Oh and the Docker patch was committed on Jan 9, so this has been known for at least a month in some circles. "Nice".
@x_cli One question about the proper use of containers (*not* VM, only containers). Is it reasonable to give root access in a container to someone who is not root on the host? I always thought the answer was No and this is how I manage containers. The report mention "public cloud service". Are there services where tenants have root access to a container?
The answer is here:
"A common practice is to add users that need to run Docker containers on your host to the docker group. [...] What is not obvious right away is that this is basically the same as giving those users root access. You see, the Docker daemon runs as root and when you add users to the docker group, they get full access over the Docker daemon."
Correct. You are expected to map the in-container root to an unpriv user on the parent NS. If the mapping maps in-container root to a user with some privileges on the parent NS, there are some more complex rules applying to what you can and can't do. That's because there are still stuff like mount point locks, and setns restrictions.
@bortzmeyer @ParadeGrotesque @Keltounet
My answer was inaccurate. Even if mapped to an unpriv user, you have to care about mount point locks and setns restrictions and all of that "good" stuff, but things get even muddier when mapped to a user able to get some privileges and then, I'm not sure what happens.
Do you know about user namespaces? Their root is not privileged in their parent user namespace (if there is UID/GID mapping).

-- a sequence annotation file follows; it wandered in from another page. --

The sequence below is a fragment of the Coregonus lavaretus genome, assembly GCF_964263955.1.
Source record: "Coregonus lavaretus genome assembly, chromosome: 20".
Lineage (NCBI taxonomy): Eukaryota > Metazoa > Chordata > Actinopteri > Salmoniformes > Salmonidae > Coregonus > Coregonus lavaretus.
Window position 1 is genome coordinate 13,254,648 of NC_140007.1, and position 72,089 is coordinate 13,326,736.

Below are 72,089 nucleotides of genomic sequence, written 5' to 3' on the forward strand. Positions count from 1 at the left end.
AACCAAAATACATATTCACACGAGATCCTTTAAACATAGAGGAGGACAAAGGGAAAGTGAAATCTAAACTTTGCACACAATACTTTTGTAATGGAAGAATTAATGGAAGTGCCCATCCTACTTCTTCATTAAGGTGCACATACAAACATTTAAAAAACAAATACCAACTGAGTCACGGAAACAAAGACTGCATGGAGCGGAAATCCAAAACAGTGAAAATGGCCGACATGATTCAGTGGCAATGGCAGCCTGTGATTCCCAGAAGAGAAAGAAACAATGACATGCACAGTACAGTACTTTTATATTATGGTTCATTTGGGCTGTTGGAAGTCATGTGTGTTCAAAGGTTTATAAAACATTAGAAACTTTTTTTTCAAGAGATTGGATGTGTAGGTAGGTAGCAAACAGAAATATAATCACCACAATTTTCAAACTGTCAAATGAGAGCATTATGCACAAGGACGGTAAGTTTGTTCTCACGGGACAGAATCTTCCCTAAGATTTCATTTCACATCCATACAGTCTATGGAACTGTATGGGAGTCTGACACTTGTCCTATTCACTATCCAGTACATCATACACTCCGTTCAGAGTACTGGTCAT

@x_cli OK, new things to learn, it seems.
That will be the topic of my new MISC article, published in march or may.
Unfortunately many use cases require some kind of privileges inside the container, starting with privilege drop itself when running a daemon that requires different levels of privilege for listening on a port, writing to logs or serving requests.
User namespaces offer useful features and can hopefully be combined with fine-tuned caps and seccomp to "safely" offer "root" inside the container.
@x_cli We should obviously not. But services who rent containers as full-featured "VPS" want their tenant to be able to run.. Apache for instance. This either requires to fine-tune a user namespace and capability assignment so that the container can have a namespaced root user, listen on a privileged port, then setuid to a less privileged user ; or to provide basic unrestricted root access in the container. Guess what happens most of the time :)
@bortzmeyer root != root. root in container != real root. Some of the slides from this "ignite" talk at #cfgmgmtcamp may interest you. https://www.slideshare.net/frank_be/docker-security-101-cfgmgmtcamp-2019
A Mastodon instance for info/cyber security-minded people.